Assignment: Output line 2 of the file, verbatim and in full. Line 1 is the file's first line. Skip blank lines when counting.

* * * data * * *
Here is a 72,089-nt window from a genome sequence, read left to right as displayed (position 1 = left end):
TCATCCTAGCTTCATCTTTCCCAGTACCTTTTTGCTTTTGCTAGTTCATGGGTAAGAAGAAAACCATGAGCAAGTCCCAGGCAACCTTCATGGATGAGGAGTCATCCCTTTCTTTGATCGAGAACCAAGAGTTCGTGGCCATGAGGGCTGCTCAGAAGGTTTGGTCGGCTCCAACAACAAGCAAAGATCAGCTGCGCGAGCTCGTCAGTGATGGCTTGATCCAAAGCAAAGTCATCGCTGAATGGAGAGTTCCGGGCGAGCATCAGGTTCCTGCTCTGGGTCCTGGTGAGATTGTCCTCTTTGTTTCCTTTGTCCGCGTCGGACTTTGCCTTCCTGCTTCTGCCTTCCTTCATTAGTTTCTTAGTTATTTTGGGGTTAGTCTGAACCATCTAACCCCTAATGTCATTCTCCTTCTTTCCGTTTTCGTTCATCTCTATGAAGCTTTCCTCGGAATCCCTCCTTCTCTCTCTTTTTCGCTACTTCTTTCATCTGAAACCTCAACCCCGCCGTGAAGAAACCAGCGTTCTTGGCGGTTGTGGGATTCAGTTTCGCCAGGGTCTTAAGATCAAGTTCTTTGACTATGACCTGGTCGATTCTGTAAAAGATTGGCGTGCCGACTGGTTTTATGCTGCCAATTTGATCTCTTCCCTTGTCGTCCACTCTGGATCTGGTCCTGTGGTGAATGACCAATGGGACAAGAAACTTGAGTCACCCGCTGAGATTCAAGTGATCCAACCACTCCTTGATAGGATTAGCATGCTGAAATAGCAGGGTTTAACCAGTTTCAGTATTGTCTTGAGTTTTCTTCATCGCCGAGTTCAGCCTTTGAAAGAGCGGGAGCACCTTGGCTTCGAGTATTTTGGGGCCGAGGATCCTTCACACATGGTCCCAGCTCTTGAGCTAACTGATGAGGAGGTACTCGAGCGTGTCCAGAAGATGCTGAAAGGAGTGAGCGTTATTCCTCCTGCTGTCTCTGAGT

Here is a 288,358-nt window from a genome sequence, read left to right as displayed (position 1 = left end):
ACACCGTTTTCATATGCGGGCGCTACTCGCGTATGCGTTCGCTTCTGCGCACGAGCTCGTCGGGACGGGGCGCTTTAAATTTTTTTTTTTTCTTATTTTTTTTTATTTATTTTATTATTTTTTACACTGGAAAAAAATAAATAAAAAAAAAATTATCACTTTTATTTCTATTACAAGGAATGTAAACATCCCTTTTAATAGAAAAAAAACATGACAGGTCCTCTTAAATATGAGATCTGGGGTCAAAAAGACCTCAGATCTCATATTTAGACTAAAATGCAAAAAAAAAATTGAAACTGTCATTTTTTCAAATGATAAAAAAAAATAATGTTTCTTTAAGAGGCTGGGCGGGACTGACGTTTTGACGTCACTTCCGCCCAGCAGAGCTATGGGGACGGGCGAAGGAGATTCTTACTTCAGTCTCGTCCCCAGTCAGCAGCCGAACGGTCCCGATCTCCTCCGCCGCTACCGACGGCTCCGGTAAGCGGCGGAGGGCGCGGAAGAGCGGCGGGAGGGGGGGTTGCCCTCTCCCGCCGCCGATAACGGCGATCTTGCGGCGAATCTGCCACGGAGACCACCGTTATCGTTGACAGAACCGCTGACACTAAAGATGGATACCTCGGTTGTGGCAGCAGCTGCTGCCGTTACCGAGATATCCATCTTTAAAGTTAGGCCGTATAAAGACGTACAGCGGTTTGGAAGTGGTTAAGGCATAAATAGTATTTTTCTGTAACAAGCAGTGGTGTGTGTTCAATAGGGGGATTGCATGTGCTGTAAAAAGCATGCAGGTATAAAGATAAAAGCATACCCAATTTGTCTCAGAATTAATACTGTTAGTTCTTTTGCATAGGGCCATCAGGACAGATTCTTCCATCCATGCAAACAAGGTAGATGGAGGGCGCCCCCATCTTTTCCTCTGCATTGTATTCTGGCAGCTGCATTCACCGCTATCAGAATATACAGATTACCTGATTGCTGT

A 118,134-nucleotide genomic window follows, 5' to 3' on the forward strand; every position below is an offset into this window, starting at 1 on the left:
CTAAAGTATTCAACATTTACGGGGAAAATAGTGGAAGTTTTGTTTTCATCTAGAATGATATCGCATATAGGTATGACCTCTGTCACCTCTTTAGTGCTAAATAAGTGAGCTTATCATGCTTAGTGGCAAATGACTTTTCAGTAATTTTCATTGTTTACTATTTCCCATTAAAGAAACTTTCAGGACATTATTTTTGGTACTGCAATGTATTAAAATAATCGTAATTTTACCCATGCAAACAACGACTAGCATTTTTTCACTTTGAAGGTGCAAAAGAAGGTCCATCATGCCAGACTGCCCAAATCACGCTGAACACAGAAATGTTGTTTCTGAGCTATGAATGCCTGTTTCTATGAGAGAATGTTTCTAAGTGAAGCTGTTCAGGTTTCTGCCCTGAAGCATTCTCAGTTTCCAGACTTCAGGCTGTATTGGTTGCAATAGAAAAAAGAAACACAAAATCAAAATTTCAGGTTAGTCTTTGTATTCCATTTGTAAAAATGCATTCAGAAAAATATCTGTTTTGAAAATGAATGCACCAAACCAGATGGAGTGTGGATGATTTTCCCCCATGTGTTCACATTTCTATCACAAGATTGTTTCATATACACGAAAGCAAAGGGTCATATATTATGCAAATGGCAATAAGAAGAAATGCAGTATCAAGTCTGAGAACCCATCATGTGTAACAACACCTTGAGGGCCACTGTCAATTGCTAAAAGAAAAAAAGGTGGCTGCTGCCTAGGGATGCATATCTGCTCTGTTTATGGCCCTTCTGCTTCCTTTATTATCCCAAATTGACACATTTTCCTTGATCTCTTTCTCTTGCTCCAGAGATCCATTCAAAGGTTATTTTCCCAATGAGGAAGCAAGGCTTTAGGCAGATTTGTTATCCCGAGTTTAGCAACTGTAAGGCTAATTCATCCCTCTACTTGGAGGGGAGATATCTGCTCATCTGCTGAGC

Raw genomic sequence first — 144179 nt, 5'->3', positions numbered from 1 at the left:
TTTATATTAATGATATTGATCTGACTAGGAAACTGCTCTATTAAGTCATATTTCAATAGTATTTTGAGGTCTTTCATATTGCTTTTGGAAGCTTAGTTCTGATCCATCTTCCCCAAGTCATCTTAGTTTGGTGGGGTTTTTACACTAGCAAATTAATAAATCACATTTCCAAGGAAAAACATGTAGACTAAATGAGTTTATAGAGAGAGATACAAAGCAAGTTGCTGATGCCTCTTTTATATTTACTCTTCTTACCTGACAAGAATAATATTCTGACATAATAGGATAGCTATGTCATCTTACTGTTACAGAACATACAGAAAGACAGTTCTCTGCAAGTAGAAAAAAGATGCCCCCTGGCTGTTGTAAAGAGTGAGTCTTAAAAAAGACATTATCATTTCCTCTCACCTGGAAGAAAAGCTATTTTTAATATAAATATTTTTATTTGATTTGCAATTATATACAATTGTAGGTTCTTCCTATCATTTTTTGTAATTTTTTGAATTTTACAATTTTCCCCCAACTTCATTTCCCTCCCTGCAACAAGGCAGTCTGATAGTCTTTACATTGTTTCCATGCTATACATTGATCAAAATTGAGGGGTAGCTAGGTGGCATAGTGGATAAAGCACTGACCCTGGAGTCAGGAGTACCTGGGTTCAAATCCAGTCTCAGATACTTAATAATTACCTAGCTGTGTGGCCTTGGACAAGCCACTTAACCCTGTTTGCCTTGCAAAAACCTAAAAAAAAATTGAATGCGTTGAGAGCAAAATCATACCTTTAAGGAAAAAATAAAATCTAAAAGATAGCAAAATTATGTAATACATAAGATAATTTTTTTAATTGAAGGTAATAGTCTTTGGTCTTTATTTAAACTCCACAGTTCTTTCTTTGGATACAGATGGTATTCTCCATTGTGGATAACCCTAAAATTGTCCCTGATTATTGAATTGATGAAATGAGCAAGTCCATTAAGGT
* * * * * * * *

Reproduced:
TCATCCTAGCTTCATCTTTCCCAGTACCTTTTTGCTTTTGCTAGTTCATGGGTAAGAAGAAAACCATGAGCAAGTCCCAGGCAACCTTCATGGATGAGGAGTCATCCCTTTCTTTGATCGAGAACCAAGAGTTCGTGGCCATGAGGGCTGCTCAGAAGGTTTGGTCGGCTCCAACAACAAGCAAAGATCAGCTGCGCGAGCTCGTCAGTGATGGCTTGATCCAAAGCAAAGTCATCGCTGAATGGAGAGTTCCGGGCGAGCATCAGGTTCCTGCTCTGGGTCCTGGTGAGATTGTCCTCTTTGTTTCCTTTGTCCGCGTCGGACTTTGCCTTCCTGCTTCTGCCTTCCTTCATTAGTTTCTTAGTTATTTTGGGGTTAGTCTGAACCATCTAACCCCTAATGTCATTCTCCTTCTTTCCGTTTTCGTTCATCTCTATGAAGCTTTCCTCGGAATCCCTCCTTCTCTCTCTTTTTCGCTACTTCTTTCATCTGAAACCTCAACCCCGCCGTGAAGAAACCAGCGTTCTTGGCGGTTGTGGGATTCAGTTTCGCCAGGGTCTTAAGATCAAGTTCTTTGACTATGACCTGGTCGATTCTGTAAAAGATTGGCGTGCCGACTGGTTTTATGCTGCCAATTTGATCTCTTCCCTTGTCGTCCACTCTGGATCTGGTCCTGTGGTGAATGACCAATGGGACAAGAAACTTGAGTCACCCGCTGAGATTCAAGTGATCCAACCACTCCTTGATAGGATTAGCATGCTGAAATAGCAGGGTTTAACCAGTTTCAGTATTGTCTTGAGTTTTCTTCATCGCCGAGTTCAGCCTTTGAAAGAGCGGGAGCACCTTGGCTTCGAGTATTTTGGGGCCGAGGATCCTTCACACATGGTCCCAGCTCTTGAGCTAACTGATGAGGAGGTACTCGAGCGTGTCCAGAAGATGCTGAAAGGAGTGAGCGTTATTCCTCCTGCTGTCTCTGAGT